I read in The New York Times yesterday that writer and filmmaker Nora Ephron wrote 100 blog posts, albeit none of them about the leukemia that finally killed her last summer at age 72. Counting this one, I’m up to 443 blog posts, which leaves Ephron's total in the dust. Impressive, eh? Of course, in the six years she had cancer, Ephron also wrote two books, two plays and directed a movie (“Julie and Julia”). While cancer may unleash what little literary talent some of us have, it can’t create something out of nothing. I’d love to try my hand at a screenplay some day, but only if Tom Hanks or Billy Crystal is willing to play The Ogler. Anyone care to be my agent?
This blog is about much more than just melanoma, but its audience is nonetheless pretty limited. Other than posting an occasional link on my facebook page, I do nothing to promote what I’ve written. A few other melanoma bloggers have found me and added me to their blogrolls, which I appreciate as it directs stray readers my way. Unfortunately, most melanoma blogs are not well written, but often do include useful information and encouragement for the newly diagnosed. The vast majority are written by younger women; very few by older guys like me.
I get anywhere from 80 to 200 pageviews/day, which doesn’t mean a lot to me. “Pageview” strikes me as a hopelessly vague metric, but seems to be a pretty standard unit for the web. I have a few (18) followers and other friends and family who check in regularly. Most traffic to The Ogler comes from people who first do random searches and stumble upon something I’ve written. I don’t understand search engine optimization very well, and frankly don’t care to jump down that rabbit hole. I’ve ignored Google analytics. I figure that over time, anyone who is meant to find The Ogler probably does.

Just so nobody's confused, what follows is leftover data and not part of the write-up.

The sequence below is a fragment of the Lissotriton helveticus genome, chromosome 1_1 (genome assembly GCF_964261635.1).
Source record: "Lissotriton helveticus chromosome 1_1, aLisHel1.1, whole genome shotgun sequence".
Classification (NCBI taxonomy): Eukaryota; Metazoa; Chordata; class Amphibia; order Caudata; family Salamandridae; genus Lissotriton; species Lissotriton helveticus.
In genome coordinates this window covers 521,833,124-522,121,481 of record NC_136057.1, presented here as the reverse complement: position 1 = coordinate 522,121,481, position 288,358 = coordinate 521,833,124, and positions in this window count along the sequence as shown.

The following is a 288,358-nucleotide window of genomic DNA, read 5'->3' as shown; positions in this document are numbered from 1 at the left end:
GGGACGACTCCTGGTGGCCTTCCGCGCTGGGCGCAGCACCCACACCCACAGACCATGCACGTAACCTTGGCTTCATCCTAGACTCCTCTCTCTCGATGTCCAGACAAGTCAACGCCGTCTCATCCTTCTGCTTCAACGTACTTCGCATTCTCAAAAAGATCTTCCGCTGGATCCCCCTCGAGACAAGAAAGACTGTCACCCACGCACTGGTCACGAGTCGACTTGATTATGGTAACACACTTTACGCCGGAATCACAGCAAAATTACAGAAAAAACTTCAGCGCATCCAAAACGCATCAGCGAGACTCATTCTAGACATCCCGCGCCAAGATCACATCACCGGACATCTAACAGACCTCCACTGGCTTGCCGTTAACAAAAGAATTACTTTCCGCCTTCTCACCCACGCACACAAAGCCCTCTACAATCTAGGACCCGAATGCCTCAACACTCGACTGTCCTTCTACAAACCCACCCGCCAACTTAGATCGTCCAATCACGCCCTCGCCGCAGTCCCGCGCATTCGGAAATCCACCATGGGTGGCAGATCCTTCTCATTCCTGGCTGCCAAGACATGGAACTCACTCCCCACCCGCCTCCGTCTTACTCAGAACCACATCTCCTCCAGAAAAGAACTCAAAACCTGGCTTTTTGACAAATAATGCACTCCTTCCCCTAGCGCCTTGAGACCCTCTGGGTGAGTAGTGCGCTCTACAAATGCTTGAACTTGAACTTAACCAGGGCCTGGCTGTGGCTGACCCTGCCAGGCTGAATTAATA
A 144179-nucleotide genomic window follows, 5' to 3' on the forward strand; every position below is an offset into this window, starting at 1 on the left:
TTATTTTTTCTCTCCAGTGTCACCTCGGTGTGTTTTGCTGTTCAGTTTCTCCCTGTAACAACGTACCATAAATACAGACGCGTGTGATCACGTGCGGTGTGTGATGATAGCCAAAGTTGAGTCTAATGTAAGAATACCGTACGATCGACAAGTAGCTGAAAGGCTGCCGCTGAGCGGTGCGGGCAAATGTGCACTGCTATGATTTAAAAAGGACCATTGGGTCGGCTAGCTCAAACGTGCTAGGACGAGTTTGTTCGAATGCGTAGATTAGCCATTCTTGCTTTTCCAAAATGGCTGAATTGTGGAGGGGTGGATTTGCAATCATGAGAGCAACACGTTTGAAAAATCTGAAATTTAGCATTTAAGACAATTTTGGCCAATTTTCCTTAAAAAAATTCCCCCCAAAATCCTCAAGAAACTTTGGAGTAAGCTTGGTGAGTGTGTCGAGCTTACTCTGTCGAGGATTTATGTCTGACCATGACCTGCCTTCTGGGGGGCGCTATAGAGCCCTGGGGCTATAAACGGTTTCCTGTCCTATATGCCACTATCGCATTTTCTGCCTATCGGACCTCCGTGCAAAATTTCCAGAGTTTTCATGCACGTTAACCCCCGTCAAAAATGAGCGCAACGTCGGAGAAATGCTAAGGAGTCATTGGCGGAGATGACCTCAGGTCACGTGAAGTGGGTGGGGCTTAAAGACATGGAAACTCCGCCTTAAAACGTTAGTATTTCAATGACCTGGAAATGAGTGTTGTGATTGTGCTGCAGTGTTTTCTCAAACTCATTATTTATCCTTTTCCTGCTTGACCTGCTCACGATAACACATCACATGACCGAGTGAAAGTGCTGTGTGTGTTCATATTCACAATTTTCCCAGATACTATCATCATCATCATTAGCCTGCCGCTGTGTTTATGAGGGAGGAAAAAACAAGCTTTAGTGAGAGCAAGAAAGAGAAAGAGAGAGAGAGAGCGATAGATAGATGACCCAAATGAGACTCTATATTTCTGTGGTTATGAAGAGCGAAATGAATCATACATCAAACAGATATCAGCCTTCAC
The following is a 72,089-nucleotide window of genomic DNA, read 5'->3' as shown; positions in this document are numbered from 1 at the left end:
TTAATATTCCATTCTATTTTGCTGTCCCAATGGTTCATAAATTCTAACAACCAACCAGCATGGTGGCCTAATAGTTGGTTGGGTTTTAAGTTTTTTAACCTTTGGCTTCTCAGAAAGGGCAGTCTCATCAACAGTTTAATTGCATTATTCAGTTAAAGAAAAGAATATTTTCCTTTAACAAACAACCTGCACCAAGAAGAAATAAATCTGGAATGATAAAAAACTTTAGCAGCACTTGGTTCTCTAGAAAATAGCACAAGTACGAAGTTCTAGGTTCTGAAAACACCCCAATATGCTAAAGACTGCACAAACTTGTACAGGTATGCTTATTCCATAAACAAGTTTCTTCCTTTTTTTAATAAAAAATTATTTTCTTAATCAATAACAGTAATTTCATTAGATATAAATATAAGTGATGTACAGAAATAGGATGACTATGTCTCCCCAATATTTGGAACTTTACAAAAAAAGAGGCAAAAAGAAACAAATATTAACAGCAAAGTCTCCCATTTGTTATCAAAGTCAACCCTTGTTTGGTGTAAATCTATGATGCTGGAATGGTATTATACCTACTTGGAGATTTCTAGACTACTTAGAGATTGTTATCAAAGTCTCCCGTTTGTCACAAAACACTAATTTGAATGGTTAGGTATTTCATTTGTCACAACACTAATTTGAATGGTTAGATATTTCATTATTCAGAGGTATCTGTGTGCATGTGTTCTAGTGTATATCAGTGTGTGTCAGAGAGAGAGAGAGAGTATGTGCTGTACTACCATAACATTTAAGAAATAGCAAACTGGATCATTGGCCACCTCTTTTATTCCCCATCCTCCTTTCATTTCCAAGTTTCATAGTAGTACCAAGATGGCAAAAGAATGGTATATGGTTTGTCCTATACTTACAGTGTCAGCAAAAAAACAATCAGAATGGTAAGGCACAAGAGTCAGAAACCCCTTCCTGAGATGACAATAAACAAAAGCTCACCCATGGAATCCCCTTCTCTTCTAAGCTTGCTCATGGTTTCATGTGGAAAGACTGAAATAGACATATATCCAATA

What I find fascinating is the relative popularity of my blog posts. If you scroll down this page you’ll find on the left a list of the “top 10” most Popular Posts. Leading the parade with 1142 pageviews is “The world’s best-known melanoma survivor,” written about John McCain’s history of melanoma during his run for the Presidency in 2008. That’s weird, in my opinion. Of the top 5 posts, two each are on religious and medical topics. I tend to get high readership anytime I write about a famous personage: Ted Kennedy, Steve Jobs, Friedrich Nietzsche, Lance Armstrong, Grete Waitz. There’s no accounting for taste.
A good place to finish today is with a reference to the most popular post in the last month (258 pageviews), “Living in the Light of the Resurrection,” which is appropriate for this season of Lent. I don’t put much trust in numbers provided by Google, but I do have a sense of what “sells.” There’s definitely more substance in this post than anything I wrote about John McCain. As a rerun, I highly recommend it.